For instance, Midwestern and Northeastern metro areas, where the legacy of redlining and exclusionary land use practices remains apparent in persistent patterns of segregation, tend to be much more jurisdictionally fragmented and have many more small jurisdictions (fewer than 50,000 people) than metro areas in other parts of the country. The authors find that small secondary cities in the Midwest and Northeast absorbed a larger share of the growth in suburban poverty, contained higher average shares of their metro area’s poor population than their counterparts elsewhere, and were more likely to cross the authors’ high-poverty threshold. In these metros, jurisdictional fragmentation compounds the challenges of trying to address rising poverty, given that these small, high-poverty jurisdictions “often possess weak fiscal capacity and, even with high taxes, find it difficult to provide even basic services.”

In contrast, their typology reveals that metro areas in the South are much more likely to grapple with governance challenges related to the prevalence of unincorporated areas (at least for now). Southern metro areas had a higher share of their poor populations living in unincorporated areas than in principal cities or in secondary cities. Compared to other parts of the country, the metropolitan poor in the South were also more likely to cluster in high-poverty unincorporated areas. Just as in small, high-poverty jurisdictions in the Midwest and Northwest, unincorporated areas may struggle with attracting the resources and capacity needed to match the level of need in their communities. Poverty can also feel more “out of sight out of mind” in such places.

Yet another (and perhaps more hopeful?) pattern emerged in the West, where larger jurisdictions—secondary cities with population over 50,000—accounted for both the largest share of metropolitan poor among jurisdiction types and the biggest increases in poverty rates between 1990 and 2012-16. Few of these larger jurisdictions crossed the high-poverty threshold, so these metro areas tended to see fewer poor residents clustered in high-poverty places. And for larger Western jurisdictions that did cross that high-poverty threshold, they were populous enough to qualify for federal block grants. The authors posit that such jurisdictions may be better equipped to marshal needed resources.

The insights that emerge from the authors’ analytical approach underscore the complexity of effectively responding to the new geography of poverty—a complexity that stems in no small part from the varied, and often fragmented, governance landscape that makes up American suburbia. But the observations about the larger Western jurisdictions, in particular, also suggest to me the importance of differentiating between the authors’ measure of poverty concentration at the jurisdictional level and traditional measures of concentrated poverty, which tend to focus on the neighborhood scale.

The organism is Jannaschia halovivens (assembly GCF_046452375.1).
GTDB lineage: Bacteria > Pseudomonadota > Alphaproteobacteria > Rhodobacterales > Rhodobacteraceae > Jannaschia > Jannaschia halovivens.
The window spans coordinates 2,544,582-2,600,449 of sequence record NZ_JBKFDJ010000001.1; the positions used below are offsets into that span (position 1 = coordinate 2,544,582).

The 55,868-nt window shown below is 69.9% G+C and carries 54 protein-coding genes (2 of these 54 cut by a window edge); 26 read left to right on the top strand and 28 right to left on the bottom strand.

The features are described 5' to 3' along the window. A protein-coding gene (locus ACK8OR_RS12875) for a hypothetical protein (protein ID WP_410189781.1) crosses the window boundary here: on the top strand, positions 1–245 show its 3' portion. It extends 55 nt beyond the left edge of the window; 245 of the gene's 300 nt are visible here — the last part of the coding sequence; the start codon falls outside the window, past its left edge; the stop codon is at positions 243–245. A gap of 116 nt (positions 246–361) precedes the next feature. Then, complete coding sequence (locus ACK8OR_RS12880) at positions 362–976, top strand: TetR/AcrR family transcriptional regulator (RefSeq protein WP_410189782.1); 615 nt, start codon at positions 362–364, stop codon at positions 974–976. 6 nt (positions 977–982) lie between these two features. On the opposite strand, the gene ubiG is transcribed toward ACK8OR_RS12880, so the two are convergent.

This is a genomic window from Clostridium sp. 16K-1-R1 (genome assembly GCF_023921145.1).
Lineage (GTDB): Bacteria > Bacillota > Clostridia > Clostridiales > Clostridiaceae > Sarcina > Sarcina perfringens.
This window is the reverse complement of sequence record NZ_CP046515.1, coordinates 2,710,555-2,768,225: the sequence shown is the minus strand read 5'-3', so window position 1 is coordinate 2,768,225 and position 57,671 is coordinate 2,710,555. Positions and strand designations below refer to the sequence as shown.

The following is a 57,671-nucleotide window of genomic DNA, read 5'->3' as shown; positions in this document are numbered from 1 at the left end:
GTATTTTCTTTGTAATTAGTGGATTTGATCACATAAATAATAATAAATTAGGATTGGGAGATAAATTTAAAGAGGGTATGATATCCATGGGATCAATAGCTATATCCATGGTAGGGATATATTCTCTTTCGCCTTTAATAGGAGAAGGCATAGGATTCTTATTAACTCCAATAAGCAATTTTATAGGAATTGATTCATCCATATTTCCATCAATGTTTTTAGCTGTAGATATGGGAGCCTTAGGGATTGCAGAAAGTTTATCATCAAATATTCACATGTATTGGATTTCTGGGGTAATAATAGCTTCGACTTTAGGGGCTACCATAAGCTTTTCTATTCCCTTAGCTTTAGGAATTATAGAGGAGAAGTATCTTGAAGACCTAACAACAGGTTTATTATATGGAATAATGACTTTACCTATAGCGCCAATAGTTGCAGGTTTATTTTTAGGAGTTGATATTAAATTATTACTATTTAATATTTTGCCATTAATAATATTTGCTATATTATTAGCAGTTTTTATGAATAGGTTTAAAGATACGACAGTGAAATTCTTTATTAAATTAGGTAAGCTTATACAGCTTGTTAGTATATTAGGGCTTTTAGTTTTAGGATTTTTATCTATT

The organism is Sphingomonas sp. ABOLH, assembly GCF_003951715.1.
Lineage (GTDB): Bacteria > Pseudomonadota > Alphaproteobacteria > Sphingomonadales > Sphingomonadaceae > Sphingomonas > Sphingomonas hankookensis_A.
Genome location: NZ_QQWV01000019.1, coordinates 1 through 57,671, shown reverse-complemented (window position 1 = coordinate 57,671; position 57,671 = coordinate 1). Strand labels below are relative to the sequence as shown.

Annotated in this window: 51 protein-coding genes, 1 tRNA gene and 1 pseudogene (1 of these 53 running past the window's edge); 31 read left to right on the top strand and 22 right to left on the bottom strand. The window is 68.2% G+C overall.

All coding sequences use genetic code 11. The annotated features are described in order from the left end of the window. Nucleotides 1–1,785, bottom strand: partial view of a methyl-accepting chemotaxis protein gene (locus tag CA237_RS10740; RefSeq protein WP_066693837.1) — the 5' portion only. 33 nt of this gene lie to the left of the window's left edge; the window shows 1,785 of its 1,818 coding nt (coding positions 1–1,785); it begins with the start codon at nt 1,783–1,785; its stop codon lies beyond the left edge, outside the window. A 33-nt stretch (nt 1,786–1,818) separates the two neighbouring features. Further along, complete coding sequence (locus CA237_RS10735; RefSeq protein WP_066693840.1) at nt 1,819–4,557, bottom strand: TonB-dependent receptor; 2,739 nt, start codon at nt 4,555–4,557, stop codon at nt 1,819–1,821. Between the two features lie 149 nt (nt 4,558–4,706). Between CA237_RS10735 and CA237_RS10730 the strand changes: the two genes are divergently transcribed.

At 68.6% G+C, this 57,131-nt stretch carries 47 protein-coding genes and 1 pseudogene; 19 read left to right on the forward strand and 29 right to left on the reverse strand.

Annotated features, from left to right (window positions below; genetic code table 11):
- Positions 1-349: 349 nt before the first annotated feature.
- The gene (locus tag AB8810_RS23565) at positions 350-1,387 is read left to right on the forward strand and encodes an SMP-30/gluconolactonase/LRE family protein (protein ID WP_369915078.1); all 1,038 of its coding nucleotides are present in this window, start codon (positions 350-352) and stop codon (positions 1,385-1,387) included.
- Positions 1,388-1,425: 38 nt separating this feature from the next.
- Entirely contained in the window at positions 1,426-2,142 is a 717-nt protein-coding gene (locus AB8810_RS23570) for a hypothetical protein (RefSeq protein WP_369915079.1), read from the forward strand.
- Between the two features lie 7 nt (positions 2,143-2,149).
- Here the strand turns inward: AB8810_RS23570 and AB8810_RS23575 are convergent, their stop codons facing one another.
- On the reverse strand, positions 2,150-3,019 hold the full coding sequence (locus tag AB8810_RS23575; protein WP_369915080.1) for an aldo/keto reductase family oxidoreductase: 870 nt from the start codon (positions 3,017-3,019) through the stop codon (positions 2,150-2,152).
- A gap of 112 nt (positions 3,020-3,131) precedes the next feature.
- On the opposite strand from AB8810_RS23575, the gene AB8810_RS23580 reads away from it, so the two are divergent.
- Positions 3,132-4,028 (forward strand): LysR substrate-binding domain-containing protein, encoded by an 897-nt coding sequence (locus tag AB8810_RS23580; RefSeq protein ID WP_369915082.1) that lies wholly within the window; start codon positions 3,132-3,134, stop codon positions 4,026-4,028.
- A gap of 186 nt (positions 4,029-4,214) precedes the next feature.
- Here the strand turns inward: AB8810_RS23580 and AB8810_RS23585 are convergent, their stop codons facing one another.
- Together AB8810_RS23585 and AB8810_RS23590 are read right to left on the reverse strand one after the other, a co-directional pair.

The concentrated poverty literature typically relies on a fixed poverty rate “threshold” to identify areas of high poverty. Evidence suggests that the 20 percent and 40 percent thresholds often used in the literature are meaningful in identifying the level at which the negative neighborhood effects associated with the concentration of poverty are observed. (Of course, an area that falls just below the threshold is not likely to be significantly different than one that just meets it, a specification issue with any threshold-based measure, regardless of how the threshold is set.)  Instead, in this article, the authors use a relative threshold that is benchmarked to the average poverty rate of jurisdictions in each metro area in each year—a threshold that, while informed by the 20 percent threshold, fluctuates across metro areas and over time by design. As such, the measure developed by the authors seems more oriented to capturing relative shifts in the inter-metro balance of poverty, which is an important but distinct concept from identifying the threshold effects associated with concentrated poverty.

One benefit in differentiating between the two concepts (besides terminological clarity) is the opportunity to intersect the two. Overlaying the jurisdictional typology with a tract-level analysis would merge the two concepts and add another layer of evidence on what types of jurisdictions may be struggling with concentrated disadvantage. Places that might appear to avoid concentrating poverty at the jurisdictional level based on the inter-metro relative benchmark may read differently when merged with a neighborhood-level concentrated poverty analysis. For instance, in the Riverside-San Bernardino-Ontario metro area, neither Redlands nor Indio meets the authors’ jurisdictional high-poverty threshold, yet both are home to more than one neighborhood with poverty rates over 20 percent. Future research that adds that next geographic layer to the jurisdictional perspective could help surface places that may be seeing emerging patterns of exclusion and segregation before they register in citywide data. Especially for larger, more-resourced jurisdictions, such information could prime places for earlier interventions.